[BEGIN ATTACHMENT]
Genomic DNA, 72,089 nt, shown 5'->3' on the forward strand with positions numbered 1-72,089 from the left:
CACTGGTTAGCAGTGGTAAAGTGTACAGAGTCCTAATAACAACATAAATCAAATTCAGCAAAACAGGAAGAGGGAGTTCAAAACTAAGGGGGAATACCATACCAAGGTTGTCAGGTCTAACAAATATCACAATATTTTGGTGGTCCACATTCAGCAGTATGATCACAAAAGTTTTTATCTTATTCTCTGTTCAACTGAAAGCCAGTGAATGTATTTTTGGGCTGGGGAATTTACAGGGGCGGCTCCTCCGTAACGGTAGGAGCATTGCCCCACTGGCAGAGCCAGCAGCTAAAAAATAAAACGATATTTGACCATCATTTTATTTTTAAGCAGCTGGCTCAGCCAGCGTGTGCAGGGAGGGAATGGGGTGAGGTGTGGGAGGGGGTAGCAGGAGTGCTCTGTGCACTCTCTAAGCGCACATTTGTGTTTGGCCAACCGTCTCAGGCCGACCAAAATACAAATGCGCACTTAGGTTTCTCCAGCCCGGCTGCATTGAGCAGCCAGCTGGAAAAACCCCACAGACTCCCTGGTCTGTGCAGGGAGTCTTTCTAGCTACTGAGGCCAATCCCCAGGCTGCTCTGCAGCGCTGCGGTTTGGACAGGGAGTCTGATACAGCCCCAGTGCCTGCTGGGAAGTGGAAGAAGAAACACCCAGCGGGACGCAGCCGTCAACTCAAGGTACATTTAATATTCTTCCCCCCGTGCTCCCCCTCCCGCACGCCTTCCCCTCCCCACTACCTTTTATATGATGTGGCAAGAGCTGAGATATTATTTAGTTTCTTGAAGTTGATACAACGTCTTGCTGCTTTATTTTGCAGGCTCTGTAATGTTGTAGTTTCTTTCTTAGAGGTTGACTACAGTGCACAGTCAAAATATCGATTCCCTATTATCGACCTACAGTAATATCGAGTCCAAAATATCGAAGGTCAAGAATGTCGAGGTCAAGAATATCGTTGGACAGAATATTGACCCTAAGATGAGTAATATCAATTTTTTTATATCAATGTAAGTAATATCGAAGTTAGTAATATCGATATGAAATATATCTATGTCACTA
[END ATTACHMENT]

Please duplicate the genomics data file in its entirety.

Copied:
Genomic DNA, 72,089 nt, shown 5'->3' on the forward strand with positions numbered 1-72,089 from the left:
CACTGGTTAGCAGTGGTAAAGTGTACAGAGTCCTAATAACAACATAAATCAAATTCAGCAAAACAGGAAGAGGGAGTTCAAAACTAAGGGGGAATACCATACCAAGGTTGTCAGGTCTAACAAATATCACAATATTTTGGTGGTCCACATTCAGCAGTATGATCACAAAAGTTTTTATCTTATTCTCTGTTCAACTGAAAGCCAGTGAATGTATTTTTGGGCTGGGGAATTTACAGGGGCGGCTCCTCCGTAACGGTAGGAGCATTGCCCCACTGGCAGAGCCAGCAGCTAAAAAATAAAACGATATTTGACCATCATTTTATTTTTAAGCAGCTGGCTCAGCCAGCGTGTGCAGGGAGGGAATGGGGTGAGGTGTGGGAGGGGGTAGCAGGAGTGCTCTGTGCACTCTCTAAGCGCACATTTGTGTTTGGCCAACCGTCTCAGGCCGACCAAAATACAAATGCGCACTTAGGTTTCTCCAGCCCGGCTGCATTGAGCAGCCAGCTGGAAAAACCCCACAGACTCCCTGGTCTGTGCAGGGAGTCTTTCTAGCTACTGAGGCCAATCCCCAGGCTGCTCTGCAGCGCTGCGGTTTGGACAGGGAGTCTGATACAGCCCCAGTGCCTGCTGGGAAGTGGAAGAAGAAACACCCAGCGGGACGCAGCCGTCAACTCAAGGTACATTTAATATTCTTCCCCCCGTGCTCCCCCTCCCGCACGCCTTCCCCTCCCCACTACCTTTTATATGATGTGGCAAGAGCTGAGATATTATTTAGTTTCTTGAAGTTGATACAACGTCTTGCTGCTTTATTTTGCAGGCTCTGTAATGTTGTAGTTTCTTTCTTAGAGGTTGACTACAGTGCACAGTCAAAATATCGATTCCCTATTATCGACCTACAGTAATATCGAGTCCAAAATATCGAAGGTCAAGAATGTCGAGGTCAAGAATATCGTTGGACAGAATATTGACCCTAAGATGAGTAATATCAATTTTTTTATATCAATGTAAGTAATATCGAAGTTAGTAATATCGATATGAAATATATCTATGTCACTA